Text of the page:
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How Python Linters Will Save Your Large Python Project

A Python project I'm working on at Enigma is starting to grow rather large. I spent a good deal of effort yesterday getting a five line change added to our Makefile (which is run as part of our CI and CD pipeline on every pull request and merge). After the PR was merged, I gloated to others how awesome my team's project was. Here are the five lines:

    pylint --rcfile=.pylintrc api -f parseable -r n && \
    mypy --silent-imports api && \
    pycodestyle api --max-line-length=120 && \
    pydocstyle api

For completeness sake, here is the test target that actually gets run as part of CI tests:

test: install lint
    python3 setup.py test --addopts="--cov=api"
    coverage xml -i -o coverage/cobertura-coverage.xml --omit=$(VIRTUAL_ENV)/*,.eggs/*

(So, for those not versed in "Makefile-ese", the test target won't run successfully if the lint target doesn't do so first).

Why was I happy enough to be a jerk to other engineers and brag about those five lines? It all comes down to complexity.

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How Python Makes Working With Data More Difficult in the Long Run

Before we begin, let's be clear on terminology. When I refer to "working with data" in the context of software development I could mean one of two things:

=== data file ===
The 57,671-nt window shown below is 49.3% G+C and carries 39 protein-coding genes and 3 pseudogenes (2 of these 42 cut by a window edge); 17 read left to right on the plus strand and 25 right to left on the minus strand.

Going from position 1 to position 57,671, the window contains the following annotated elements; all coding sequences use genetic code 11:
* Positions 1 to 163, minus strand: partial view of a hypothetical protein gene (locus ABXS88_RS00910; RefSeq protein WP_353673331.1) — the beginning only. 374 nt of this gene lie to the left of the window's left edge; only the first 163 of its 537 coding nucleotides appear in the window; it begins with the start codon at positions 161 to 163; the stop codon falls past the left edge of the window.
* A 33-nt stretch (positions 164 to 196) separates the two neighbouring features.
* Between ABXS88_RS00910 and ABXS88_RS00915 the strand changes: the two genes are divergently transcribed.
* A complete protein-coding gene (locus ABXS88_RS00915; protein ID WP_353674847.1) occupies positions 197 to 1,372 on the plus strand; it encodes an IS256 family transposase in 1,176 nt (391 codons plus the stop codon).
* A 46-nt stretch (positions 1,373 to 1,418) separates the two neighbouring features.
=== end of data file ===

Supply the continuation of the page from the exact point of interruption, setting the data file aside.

1. Interactively working with data, with perhaps Jupyter (née IPython) or the live interpreter
  2. Writing, testing, reading, reviewing and maintaining programs that primarily manipulate data

In short: Python is awesome for interactive data analysis but terrible for writing long-lived programs dealing with complicated data structures.

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Python, sandman2, and Open Data

sandman2 (and its predecessor, sandman) has been far and away my most successful open source project. I fully attribute this to its genuine usefulness. It is most often used as a command line tool, through which you provide the connection details of a legacy database and run it, and in return it starts both a RESTful API service for your data, as well as a web-based UI that allows you to add, delete, and edit rows directly. For many (especially in the enterprise), interacting with legacy databases is a pain at best, and impossible at worst. The ability to access data via a simple REST API, then, is a godsend.

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